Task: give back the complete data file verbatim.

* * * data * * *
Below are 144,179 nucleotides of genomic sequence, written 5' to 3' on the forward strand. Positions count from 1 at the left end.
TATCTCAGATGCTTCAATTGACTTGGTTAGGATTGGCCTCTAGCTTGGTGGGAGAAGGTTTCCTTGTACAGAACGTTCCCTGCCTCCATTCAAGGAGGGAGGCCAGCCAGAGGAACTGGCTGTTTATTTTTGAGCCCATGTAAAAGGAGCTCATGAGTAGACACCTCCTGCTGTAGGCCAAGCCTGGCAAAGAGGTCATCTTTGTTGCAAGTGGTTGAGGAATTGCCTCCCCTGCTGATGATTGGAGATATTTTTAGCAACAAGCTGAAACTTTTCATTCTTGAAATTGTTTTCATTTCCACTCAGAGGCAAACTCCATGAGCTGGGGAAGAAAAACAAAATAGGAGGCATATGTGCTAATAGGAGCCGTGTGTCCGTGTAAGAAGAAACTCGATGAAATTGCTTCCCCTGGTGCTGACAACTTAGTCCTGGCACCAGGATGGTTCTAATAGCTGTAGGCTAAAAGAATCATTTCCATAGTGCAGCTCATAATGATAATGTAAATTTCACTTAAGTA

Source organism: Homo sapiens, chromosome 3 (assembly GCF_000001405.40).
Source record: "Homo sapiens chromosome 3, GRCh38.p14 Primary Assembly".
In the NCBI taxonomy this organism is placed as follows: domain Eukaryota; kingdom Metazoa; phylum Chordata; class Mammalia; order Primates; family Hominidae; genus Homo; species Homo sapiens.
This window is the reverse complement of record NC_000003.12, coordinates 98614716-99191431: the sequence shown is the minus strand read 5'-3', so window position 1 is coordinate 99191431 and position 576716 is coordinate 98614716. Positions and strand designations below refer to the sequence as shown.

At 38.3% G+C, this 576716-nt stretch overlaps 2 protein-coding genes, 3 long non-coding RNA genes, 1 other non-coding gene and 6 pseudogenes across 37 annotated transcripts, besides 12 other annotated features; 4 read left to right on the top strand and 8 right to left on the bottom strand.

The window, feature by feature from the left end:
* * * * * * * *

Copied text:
Below are 144,179 nucleotides of genomic sequence, written 5' to 3' on the forward strand. Positions count from 1 at the left end.
TATCTCAGATGCTTCAATTGACTTGGTTAGGATTGGCCTCTAGCTTGGTGGGAGAAGGTTTCCTTGTACAGAACGTTCCCTGCCTCCATTCAAGGAGGGAGGCCAGCCAGAGGAACTGGCTGTTTATTTTTGAGCCCATGTAAAAGGAGCTCATGAGTAGACACCTCCTGCTGTAGGCCAAGCCTGGCAAAGAGGTCATCTTTGTTGCAAGTGGTTGAGGAATTGCCTCCCCTGCTGATGATTGGAGATATTTTTAGCAACAAGCTGAAACTTTTCATTCTTGAAATTGTTTTCATTTCCACTCAGAGGCAAACTCCATGAGCTGGGGAAGAAAAACAAAATAGGAGGCATATGTGCTAATAGGAGCCGTGTGTCCGTGTAAGAAGAAACTCGATGAAATTGCTTCCCCTGGTGCTGACAACTTAGTCCTGGCACCAGGATGGTTCTAATAGCTGTAGGCTAAAAGAATCATTTCCATAGTGCAGCTCATAATGATAATGTAAATTTCACTTAAGTA

Source organism: Homo sapiens, chromosome 3 (assembly GCF_000001405.40).
Source record: "Homo sapiens chromosome 3, GRCh38.p14 Primary Assembly".
In the NCBI taxonomy this organism is placed as follows: domain Eukaryota; kingdom Metazoa; phylum Chordata; class Mammalia; order Primates; family Hominidae; genus Homo; species Homo sapiens.
This window is the reverse complement of record NC_000003.12, coordinates 98614716-99191431: the sequence shown is the minus strand read 5'-3', so window position 1 is coordinate 99191431 and position 576716 is coordinate 98614716. Positions and strand designations below refer to the sequence as shown.

At 38.3% G+C, this 576716-nt stretch overlaps 2 protein-coding genes, 3 long non-coding RNA genes, 1 other non-coding gene and 6 pseudogenes across 37 annotated transcripts, besides 12 other annotated features; 4 read left to right on the top strand and 8 right to left on the bottom strand.

The window, feature by feature from the left end: